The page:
Canadian Army Steps in to Help with U.S. Asylum Seekers
U.S. Asylum Seekers – In response to the influx of asylum seekers from the U.S. and at the request made by Public Safety Canada, a hundred Canadian Soldiers were deployed to Quebec’s Saint-Bernard-de-Lacolle border Yesterday to build what could be the first temporary refugee camp in Canada.
In Montreal there are many people who support the initiative – understanding and acknowledging that Canada was built with immigrants (many of them refugees and asylum seekers) and offering whatever help they can. But there are those who vehemently do not, mostly concerned about issues such as claiming the funds used to help them are being taken away from programs such as welfare, or citing the neglect of the homeless in the city. They would have the asylum seekers turned away – families with children included. The confusion seems to lie in the mix of political issues and the needs of those desperately trying to find a better life for themselves – as did many families of those who make up Canada today.
In a statement, the Armed Forces said the camp will be able accommodate up to 500 people in modular tents with floors, lighting and heating. They will be supplied with food, water, blankets and access to bathrooms ‘to at least ensure a basic level of comfort’.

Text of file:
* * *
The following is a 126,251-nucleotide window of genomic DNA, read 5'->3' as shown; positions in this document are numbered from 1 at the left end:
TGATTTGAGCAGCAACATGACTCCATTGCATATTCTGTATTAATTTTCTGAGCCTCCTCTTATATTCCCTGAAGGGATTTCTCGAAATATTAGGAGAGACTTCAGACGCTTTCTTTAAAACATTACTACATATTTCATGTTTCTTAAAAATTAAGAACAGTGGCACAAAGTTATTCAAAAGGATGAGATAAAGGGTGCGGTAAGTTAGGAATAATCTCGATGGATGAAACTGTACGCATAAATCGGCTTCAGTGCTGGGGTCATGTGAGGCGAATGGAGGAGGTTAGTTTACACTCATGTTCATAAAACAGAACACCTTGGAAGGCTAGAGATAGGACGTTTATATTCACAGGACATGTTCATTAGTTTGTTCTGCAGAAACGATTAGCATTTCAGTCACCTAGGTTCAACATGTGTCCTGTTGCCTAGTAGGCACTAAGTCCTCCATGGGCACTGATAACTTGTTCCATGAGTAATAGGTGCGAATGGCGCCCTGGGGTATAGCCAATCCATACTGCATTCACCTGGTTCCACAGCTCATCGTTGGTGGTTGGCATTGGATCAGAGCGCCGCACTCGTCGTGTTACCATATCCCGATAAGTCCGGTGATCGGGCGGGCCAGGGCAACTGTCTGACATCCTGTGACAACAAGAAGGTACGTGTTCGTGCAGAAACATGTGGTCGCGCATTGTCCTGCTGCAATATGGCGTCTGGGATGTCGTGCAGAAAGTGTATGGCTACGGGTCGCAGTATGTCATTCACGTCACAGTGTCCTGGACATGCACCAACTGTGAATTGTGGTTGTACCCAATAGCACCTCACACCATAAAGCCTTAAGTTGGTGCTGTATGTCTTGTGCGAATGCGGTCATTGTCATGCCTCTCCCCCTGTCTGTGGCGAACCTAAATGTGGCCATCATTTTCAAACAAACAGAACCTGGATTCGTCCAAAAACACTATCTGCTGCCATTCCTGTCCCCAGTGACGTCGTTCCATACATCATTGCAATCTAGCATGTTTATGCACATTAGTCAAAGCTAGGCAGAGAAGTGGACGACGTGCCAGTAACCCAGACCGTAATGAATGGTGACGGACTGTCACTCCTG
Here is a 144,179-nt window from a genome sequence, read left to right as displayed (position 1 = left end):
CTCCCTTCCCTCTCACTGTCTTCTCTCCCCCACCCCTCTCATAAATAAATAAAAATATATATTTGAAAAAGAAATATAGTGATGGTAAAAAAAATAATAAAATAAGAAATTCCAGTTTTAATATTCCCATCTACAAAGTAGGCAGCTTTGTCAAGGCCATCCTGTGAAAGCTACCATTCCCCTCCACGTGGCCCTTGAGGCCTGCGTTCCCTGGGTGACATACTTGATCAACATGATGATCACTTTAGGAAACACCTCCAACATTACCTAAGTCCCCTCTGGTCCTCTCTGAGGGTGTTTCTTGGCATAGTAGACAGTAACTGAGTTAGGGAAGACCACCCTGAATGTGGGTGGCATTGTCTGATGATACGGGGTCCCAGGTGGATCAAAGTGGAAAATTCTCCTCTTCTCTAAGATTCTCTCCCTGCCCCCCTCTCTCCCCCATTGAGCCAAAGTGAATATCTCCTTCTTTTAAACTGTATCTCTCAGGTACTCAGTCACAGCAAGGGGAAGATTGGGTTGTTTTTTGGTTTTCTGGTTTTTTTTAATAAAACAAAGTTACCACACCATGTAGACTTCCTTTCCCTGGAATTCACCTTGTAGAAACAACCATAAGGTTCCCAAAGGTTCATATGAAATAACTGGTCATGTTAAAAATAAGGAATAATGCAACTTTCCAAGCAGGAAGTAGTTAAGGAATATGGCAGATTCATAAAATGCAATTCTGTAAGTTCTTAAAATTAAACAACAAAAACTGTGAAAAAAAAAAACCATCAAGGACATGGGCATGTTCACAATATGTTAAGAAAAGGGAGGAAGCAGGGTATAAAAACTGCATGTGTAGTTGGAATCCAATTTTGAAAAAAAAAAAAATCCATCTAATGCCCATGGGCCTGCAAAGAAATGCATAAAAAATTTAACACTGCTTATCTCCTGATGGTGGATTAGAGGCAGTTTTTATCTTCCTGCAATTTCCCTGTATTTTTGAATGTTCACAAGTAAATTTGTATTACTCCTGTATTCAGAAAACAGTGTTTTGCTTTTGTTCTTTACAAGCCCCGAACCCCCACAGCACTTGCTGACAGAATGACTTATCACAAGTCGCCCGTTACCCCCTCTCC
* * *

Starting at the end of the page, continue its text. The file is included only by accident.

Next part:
The majority of the asylum seekers are Haitians who had been living in the United States, but fear being deported back to Haiti. Last May, President Trump announced that Haitians would no longer have special protected status in the U.S. as of January 2018 – protection granted to them following the earthquake in 2010 where they lost everything.
But among the new arrivals are also many Indian, Mexican, Colombian and Turkish nationals, who have come to Canada in the wake of Trump’s anti-immigrant election campaign and statements.
There’s no guarantee the asylum seekers will be able to stay in Canada. A claimant must demonstrate he or she has a ‘legitimate fear of persecution, war or other violence in their country of origin’.
In Canada, asylum seekers are entitled to a hearing before the Immigration and Refugee Board within 60 days of filing a claim. Over the past few years, 40 to 50 per cent of Haitian claimants have been granted refugee status, while Canada began to deport failed Haitian claimants in March 2017. Since then, 296 Haitian nationals have been deported -19 to Haiti and 277 to the United States.
Also on Wednesday, the Quebec government announced that the Royal Victoria Hospital will be opened to house around 300 refugees.